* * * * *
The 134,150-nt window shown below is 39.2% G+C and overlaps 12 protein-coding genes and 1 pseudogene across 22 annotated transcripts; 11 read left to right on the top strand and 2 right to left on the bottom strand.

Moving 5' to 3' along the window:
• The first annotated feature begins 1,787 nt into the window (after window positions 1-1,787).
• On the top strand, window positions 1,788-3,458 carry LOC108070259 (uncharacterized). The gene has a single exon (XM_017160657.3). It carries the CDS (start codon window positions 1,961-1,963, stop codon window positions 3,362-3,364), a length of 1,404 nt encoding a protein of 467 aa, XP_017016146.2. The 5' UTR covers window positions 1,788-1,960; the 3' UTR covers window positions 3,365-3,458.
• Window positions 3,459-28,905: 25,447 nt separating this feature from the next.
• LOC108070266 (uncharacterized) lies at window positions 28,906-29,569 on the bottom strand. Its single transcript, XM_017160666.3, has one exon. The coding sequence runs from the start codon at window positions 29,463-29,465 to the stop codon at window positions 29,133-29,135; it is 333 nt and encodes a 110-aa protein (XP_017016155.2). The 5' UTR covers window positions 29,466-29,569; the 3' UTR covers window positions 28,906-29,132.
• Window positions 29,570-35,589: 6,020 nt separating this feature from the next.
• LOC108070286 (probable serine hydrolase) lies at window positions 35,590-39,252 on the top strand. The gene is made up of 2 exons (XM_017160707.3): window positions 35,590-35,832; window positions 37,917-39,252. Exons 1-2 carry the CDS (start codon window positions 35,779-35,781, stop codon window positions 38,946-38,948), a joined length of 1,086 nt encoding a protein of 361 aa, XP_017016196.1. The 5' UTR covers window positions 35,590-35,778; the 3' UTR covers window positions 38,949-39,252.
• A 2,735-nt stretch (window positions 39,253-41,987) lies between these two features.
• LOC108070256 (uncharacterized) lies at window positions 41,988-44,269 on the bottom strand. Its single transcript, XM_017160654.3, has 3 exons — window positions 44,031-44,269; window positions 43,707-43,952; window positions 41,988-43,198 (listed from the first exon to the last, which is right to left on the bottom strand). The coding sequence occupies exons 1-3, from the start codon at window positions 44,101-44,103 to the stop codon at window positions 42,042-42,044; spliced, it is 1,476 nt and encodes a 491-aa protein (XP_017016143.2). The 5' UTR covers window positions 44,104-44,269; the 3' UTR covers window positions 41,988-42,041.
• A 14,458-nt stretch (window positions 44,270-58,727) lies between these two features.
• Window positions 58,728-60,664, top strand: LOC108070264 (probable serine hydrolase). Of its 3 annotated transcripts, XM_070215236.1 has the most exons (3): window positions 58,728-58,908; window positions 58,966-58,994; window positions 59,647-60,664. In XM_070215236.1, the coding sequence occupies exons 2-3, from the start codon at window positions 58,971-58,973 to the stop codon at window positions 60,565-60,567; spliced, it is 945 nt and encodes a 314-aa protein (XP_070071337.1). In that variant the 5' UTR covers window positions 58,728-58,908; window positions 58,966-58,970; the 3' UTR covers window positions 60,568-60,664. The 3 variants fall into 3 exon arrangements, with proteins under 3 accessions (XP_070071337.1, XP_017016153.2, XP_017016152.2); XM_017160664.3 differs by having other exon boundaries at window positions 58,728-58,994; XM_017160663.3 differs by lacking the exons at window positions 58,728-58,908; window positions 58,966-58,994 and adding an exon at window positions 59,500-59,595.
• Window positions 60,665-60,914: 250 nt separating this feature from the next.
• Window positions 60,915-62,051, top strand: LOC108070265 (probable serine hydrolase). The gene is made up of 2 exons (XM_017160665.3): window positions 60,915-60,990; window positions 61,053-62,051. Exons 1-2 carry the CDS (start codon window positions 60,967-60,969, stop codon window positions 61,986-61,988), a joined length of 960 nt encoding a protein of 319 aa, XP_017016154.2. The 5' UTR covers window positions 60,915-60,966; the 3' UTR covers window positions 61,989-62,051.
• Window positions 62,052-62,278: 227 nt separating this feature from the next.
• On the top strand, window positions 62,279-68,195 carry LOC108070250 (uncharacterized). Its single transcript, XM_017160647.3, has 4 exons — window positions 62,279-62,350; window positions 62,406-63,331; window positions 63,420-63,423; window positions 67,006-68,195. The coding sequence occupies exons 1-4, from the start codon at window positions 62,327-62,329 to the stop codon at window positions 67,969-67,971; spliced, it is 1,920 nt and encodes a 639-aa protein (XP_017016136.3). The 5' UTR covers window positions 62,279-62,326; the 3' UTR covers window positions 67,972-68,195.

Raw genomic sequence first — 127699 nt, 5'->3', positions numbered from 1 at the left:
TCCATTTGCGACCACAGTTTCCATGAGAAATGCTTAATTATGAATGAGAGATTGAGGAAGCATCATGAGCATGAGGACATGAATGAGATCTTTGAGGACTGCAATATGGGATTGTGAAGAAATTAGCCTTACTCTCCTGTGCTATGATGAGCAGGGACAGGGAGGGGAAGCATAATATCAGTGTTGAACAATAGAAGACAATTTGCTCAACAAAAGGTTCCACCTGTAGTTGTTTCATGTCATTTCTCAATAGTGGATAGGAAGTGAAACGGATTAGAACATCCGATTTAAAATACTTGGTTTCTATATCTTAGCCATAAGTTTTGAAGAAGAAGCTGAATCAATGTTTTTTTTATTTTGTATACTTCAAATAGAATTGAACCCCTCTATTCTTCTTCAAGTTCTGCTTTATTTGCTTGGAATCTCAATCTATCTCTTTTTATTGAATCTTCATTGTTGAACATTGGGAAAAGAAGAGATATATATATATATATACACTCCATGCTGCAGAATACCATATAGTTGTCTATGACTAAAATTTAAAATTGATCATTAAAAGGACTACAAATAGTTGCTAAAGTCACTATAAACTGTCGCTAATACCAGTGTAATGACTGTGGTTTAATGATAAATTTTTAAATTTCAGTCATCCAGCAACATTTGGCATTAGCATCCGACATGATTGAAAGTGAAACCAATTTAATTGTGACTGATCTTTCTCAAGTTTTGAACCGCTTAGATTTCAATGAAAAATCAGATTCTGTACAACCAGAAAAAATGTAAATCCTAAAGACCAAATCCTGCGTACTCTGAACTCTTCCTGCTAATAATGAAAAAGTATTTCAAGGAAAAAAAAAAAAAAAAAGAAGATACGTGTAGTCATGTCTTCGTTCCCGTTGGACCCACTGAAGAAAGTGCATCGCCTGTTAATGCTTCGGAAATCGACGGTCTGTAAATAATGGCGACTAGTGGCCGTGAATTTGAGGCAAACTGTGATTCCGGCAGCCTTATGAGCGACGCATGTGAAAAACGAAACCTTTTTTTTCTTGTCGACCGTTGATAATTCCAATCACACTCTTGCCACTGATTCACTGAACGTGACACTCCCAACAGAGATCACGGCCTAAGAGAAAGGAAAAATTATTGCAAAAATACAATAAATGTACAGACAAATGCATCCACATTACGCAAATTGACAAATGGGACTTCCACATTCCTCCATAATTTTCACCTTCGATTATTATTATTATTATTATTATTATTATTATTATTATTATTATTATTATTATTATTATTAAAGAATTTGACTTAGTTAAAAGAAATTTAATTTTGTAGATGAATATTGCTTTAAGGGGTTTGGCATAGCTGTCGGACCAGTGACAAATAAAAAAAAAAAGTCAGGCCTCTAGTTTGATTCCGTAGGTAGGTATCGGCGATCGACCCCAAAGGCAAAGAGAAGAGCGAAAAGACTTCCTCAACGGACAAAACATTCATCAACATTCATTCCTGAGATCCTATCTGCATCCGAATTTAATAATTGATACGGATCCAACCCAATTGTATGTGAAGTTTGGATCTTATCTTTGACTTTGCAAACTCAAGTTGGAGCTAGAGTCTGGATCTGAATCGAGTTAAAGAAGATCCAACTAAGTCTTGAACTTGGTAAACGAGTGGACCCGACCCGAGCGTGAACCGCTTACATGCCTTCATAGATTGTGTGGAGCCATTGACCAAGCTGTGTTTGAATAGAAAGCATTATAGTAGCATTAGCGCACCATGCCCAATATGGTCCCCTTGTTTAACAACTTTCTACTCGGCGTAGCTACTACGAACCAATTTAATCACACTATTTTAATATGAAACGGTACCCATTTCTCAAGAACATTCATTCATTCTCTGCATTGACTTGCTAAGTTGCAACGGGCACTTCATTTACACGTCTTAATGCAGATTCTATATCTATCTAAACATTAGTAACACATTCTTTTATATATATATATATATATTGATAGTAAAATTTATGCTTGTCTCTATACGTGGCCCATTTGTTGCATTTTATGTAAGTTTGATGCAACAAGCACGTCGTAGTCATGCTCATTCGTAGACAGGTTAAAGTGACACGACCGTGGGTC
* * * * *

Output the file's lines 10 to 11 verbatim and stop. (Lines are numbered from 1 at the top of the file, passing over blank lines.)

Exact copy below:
• LOC108070256 (uncharacterized) lies at window positions 41,988-44,269 on the bottom strand. Its single transcript, XM_017160654.3, has 3 exons — window positions 44,031-44,269; window positions 43,707-43,952; window positions 41,988-43,198 (listed from the first exon to the last, which is right to left on the bottom strand). The coding sequence occupies exons 1-3, from the start codon at window positions 44,101-44,103 to the stop codon at window positions 42,042-42,044; spliced, it is 1,476 nt and encodes a 491-aa protein (XP_017016143.2). The 5' UTR covers window positions 44,104-44,269; the 3' UTR covers window positions 41,988-42,041.
• A 14,458-nt stretch (window positions 44,270-58,727) lies between these two features.